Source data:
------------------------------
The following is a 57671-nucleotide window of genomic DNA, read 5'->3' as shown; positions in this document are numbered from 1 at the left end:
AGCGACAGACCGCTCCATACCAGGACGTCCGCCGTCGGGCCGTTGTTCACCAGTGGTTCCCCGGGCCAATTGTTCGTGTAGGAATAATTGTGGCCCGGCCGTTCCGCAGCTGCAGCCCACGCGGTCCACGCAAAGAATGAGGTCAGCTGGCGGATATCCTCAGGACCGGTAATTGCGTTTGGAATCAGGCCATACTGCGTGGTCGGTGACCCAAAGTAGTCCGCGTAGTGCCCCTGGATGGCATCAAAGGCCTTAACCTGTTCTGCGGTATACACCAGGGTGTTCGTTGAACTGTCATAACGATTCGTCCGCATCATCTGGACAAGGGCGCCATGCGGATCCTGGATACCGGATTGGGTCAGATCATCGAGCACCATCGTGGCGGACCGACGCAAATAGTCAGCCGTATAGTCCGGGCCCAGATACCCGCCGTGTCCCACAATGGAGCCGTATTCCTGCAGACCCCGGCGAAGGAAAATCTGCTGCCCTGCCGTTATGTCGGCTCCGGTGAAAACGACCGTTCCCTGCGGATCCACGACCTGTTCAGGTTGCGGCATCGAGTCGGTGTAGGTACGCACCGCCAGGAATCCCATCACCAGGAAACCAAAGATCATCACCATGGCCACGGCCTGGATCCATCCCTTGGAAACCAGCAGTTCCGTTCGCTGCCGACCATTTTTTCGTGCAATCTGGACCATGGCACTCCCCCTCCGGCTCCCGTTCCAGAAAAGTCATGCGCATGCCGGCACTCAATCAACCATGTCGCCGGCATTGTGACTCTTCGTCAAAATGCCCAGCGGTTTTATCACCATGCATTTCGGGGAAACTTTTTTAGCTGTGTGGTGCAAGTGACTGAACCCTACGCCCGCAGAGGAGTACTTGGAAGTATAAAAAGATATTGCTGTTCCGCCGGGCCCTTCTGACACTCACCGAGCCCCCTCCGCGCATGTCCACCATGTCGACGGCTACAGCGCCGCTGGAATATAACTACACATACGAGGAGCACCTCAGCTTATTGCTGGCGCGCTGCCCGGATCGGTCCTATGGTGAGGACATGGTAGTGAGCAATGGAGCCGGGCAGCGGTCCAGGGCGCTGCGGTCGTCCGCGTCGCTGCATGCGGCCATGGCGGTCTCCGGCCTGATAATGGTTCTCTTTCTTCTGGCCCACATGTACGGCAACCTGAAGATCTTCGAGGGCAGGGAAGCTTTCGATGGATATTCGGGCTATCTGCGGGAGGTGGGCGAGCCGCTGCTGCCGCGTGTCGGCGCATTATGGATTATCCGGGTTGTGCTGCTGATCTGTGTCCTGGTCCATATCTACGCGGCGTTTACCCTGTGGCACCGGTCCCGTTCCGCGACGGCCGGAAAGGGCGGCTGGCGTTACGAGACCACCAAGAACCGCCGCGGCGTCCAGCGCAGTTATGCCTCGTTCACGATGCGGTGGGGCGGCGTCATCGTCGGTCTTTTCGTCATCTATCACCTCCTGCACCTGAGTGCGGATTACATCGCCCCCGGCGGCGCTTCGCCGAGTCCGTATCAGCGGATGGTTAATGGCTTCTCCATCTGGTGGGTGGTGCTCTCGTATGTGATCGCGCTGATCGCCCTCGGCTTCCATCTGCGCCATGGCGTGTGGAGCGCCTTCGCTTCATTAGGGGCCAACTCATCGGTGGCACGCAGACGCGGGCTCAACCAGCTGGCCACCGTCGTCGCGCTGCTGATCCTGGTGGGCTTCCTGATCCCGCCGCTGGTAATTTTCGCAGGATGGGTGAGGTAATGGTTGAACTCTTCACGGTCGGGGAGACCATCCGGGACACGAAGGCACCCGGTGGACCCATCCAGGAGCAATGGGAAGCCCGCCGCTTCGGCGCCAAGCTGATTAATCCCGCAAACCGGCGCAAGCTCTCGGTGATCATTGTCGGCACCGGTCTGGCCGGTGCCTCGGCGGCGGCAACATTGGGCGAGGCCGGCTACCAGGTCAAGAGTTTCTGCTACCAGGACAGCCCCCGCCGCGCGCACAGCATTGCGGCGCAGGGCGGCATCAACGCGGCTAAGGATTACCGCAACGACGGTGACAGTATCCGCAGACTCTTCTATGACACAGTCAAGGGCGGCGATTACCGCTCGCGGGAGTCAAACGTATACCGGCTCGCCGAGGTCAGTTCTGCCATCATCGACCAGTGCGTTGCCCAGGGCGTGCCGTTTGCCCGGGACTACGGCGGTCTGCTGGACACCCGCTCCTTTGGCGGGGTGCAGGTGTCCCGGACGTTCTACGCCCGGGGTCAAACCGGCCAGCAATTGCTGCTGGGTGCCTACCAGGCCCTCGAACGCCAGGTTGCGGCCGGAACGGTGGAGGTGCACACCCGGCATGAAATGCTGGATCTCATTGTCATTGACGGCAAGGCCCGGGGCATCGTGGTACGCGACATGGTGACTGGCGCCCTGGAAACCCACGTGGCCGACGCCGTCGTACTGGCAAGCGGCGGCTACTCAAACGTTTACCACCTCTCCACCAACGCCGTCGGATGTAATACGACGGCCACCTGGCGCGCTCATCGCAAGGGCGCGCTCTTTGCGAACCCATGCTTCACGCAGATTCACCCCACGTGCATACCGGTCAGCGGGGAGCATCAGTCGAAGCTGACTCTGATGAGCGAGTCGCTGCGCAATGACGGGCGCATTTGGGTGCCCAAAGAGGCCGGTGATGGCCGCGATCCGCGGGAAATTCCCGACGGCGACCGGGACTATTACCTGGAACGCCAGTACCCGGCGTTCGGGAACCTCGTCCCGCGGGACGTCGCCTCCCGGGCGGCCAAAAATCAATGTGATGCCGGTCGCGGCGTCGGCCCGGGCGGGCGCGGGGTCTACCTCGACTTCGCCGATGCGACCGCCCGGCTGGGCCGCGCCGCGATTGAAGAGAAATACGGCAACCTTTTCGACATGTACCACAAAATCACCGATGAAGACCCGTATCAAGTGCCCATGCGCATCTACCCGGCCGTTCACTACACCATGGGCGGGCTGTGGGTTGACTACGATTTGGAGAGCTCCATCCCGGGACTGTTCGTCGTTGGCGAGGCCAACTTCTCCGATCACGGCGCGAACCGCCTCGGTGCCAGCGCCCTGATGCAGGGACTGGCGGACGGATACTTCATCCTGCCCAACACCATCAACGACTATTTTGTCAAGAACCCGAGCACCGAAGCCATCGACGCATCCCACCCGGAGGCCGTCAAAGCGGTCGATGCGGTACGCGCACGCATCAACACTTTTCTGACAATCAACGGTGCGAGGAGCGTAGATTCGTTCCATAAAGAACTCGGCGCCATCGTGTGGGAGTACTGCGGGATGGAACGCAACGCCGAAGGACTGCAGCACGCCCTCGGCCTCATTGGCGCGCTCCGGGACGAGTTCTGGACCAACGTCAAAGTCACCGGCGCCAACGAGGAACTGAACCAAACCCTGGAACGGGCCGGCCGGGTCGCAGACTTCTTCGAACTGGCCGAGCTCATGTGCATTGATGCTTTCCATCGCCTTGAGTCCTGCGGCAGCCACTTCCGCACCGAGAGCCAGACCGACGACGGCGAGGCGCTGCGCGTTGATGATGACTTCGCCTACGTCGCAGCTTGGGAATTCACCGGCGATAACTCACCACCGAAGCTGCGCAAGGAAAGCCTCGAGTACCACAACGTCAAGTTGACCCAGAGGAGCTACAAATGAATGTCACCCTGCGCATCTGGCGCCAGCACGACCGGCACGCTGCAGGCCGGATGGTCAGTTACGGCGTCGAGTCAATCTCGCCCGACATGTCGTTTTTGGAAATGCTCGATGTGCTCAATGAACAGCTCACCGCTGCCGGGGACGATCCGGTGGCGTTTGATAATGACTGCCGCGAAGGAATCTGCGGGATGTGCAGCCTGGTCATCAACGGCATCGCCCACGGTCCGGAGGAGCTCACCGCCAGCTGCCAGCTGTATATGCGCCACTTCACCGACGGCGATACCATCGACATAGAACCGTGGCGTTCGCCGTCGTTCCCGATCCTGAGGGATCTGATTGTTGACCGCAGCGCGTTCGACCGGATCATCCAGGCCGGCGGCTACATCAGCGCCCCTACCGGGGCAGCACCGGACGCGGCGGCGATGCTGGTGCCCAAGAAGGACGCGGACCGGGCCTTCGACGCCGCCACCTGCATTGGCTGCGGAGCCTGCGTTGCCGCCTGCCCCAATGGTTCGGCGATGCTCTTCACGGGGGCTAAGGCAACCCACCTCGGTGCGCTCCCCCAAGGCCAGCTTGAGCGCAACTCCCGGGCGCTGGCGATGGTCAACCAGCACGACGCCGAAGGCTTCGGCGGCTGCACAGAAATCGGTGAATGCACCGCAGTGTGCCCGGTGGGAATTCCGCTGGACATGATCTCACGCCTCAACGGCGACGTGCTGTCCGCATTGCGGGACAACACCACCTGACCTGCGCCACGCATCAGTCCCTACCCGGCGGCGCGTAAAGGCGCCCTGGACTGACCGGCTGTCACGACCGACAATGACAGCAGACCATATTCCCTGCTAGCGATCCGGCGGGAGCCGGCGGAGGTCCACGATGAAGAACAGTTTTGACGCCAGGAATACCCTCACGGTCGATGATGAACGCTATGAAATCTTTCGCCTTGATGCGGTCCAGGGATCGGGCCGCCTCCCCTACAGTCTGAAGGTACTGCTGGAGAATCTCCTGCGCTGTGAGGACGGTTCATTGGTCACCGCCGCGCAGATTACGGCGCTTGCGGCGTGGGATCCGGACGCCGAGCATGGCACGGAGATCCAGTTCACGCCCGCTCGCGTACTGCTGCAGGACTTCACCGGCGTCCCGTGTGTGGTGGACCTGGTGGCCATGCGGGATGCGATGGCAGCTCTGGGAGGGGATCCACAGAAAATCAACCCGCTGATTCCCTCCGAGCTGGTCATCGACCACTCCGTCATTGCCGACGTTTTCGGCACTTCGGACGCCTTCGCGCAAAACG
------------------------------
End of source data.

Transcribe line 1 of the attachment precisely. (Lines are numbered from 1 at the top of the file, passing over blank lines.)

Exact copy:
The following is a 57671-nucleotide window of genomic DNA, read 5'->3' as shown; positions in this document are numbered from 1 at the left end: